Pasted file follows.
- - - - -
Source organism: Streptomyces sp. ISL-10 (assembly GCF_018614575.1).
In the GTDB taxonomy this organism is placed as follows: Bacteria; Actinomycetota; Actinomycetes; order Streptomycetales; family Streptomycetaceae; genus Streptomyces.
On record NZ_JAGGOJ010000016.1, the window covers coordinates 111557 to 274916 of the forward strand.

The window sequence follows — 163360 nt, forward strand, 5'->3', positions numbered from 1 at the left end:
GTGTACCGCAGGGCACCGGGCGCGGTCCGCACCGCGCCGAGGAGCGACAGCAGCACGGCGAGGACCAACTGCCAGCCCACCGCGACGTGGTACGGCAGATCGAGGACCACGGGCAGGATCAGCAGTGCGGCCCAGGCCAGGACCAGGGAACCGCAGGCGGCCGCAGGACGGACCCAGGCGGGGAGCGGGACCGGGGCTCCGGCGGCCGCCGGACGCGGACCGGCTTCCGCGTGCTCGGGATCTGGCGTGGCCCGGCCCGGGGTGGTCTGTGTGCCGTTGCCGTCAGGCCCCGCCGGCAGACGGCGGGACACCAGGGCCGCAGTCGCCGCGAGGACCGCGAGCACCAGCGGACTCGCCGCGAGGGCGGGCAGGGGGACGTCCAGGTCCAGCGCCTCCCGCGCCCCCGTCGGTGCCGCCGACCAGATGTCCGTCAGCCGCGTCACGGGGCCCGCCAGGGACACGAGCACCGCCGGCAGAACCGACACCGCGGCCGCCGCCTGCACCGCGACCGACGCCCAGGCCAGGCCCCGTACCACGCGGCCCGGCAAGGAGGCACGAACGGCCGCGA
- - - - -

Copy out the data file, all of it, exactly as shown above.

Source organism: Streptomyces sp. ISL-10 (assembly GCF_018614575.1).
In the GTDB taxonomy this organism is placed as follows: Bacteria; Actinomycetota; Actinomycetes; order Streptomycetales; family Streptomycetaceae; genus Streptomyces.
On record NZ_JAGGOJ010000016.1, the window covers coordinates 111557 to 274916 of the forward strand.

The window sequence follows — 163360 nt, forward strand, 5'->3', positions numbered from 1 at the left end:
GTGTACCGCAGGGCACCGGGCGCGGTCCGCACCGCGCCGAGGAGCGACAGCAGCACGGCGAGGACCAACTGCCAGCCCACCGCGACGTGGTACGGCAGATCGAGGACCACGGGCAGGATCAGCAGTGCGGCCCAGGCCAGGACCAGGGAACCGCAGGCGGCCGCAGGACGGACCCAGGCGGGGAGCGGGACCGGGGCTCCGGCGGCCGCCGGACGCGGACCGGCTTCCGCGTGCTCGGGATCTGGCGTGGCCCGGCCCGGGGTGGTCTGTGTGCCGTTGCCGTCAGGCCCCGCCGGCAGACGGCGGGACACCAGGGCCGCAGTCGCCGCGAGGACCGCGAGCACCAGCGGACTCGCCGCGAGGGCGGGCAGGGGGACGTCCAGGTCCAGCGCCTCCCGCGCCCCCGTCGGTGCCGCCGACCAGATGTCCGTCAGCCGCGTCACGGGGCCCGCCAGGGACACGAGCACCGCCGGCAGAACCGACACCGCGGCCGCCGCCTGCACCGCGACCGACGCCCAGGCCAGGCCCCGTACCACGCGGCCCGGCAAGGAGGCACGAACGGCCGCGA